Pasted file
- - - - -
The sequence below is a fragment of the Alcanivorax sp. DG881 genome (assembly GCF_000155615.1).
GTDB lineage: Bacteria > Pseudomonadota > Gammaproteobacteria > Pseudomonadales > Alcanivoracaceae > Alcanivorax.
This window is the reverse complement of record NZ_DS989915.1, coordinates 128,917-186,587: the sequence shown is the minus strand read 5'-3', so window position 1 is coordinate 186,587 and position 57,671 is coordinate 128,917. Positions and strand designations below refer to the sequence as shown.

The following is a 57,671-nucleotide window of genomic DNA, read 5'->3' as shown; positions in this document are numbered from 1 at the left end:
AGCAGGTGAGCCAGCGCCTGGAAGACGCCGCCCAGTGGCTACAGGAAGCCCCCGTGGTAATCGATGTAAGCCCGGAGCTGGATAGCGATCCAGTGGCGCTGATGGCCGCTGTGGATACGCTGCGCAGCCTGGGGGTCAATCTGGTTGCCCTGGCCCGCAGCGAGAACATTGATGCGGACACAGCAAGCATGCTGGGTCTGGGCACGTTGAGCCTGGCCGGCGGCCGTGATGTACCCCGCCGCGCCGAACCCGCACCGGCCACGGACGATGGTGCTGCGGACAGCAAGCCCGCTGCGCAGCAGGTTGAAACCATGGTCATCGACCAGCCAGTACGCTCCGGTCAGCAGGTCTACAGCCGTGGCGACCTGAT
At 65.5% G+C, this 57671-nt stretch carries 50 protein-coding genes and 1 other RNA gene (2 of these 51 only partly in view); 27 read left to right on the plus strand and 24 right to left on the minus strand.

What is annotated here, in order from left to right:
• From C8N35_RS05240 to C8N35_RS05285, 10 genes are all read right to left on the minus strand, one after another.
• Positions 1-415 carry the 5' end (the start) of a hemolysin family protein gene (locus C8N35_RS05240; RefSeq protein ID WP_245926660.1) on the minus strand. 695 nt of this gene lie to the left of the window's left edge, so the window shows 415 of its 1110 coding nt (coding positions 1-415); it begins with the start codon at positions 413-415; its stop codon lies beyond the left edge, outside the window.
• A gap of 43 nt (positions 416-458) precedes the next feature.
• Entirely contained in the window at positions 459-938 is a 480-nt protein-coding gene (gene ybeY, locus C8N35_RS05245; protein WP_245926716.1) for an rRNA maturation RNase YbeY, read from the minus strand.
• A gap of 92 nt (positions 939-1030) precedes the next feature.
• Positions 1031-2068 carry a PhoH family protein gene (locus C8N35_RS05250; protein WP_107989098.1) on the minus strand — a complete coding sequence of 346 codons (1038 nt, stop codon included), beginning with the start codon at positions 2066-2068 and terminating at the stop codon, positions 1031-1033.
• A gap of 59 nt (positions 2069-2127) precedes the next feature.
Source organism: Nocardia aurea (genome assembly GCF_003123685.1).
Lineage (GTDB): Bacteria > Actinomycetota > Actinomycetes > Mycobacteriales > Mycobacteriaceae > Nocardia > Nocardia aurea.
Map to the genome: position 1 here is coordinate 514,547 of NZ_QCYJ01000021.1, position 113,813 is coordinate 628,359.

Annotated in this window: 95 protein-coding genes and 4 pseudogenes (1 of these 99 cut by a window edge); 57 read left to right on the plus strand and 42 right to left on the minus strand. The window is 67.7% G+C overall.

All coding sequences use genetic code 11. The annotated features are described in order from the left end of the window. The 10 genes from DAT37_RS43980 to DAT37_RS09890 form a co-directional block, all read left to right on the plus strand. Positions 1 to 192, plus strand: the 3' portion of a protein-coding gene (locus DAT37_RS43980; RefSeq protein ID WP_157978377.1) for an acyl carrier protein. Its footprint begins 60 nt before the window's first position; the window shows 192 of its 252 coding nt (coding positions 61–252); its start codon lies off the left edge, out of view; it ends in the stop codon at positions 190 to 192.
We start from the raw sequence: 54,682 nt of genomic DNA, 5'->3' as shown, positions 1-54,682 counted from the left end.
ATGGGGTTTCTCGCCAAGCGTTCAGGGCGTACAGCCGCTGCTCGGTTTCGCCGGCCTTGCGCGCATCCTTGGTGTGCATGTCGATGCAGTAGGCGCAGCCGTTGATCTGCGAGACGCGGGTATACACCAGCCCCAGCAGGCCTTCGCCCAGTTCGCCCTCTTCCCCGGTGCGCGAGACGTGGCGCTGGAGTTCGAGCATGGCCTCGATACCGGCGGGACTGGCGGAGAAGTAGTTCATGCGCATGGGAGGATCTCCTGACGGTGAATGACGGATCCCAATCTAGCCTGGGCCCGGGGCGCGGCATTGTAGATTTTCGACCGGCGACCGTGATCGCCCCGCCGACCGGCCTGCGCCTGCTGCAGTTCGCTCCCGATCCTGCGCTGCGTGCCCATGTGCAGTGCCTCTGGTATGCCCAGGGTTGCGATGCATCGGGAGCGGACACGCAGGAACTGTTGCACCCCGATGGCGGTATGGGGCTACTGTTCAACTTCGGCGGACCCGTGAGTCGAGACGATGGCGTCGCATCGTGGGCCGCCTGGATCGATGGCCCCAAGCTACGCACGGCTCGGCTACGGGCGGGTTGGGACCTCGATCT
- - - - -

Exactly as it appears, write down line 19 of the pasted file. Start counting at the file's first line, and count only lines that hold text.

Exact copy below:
All coding sequences use genetic code 11. The annotated features are described in order from the left end of the window. The 10 genes from DAT37_RS43980 to DAT37_RS09890 form a co-directional block, all read left to right on the plus strand. Positions 1 to 192, plus strand: the 3' portion of a protein-coding gene (locus DAT37_RS43980; RefSeq protein ID WP_157978377.1) for an acyl carrier protein. Its footprint begins 60 nt before the window's first position; the window shows 192 of its 252 coding nt (coding positions 61–252); its start codon lies off the left edge, out of view; it ends in the stop codon at positions 190 to 192.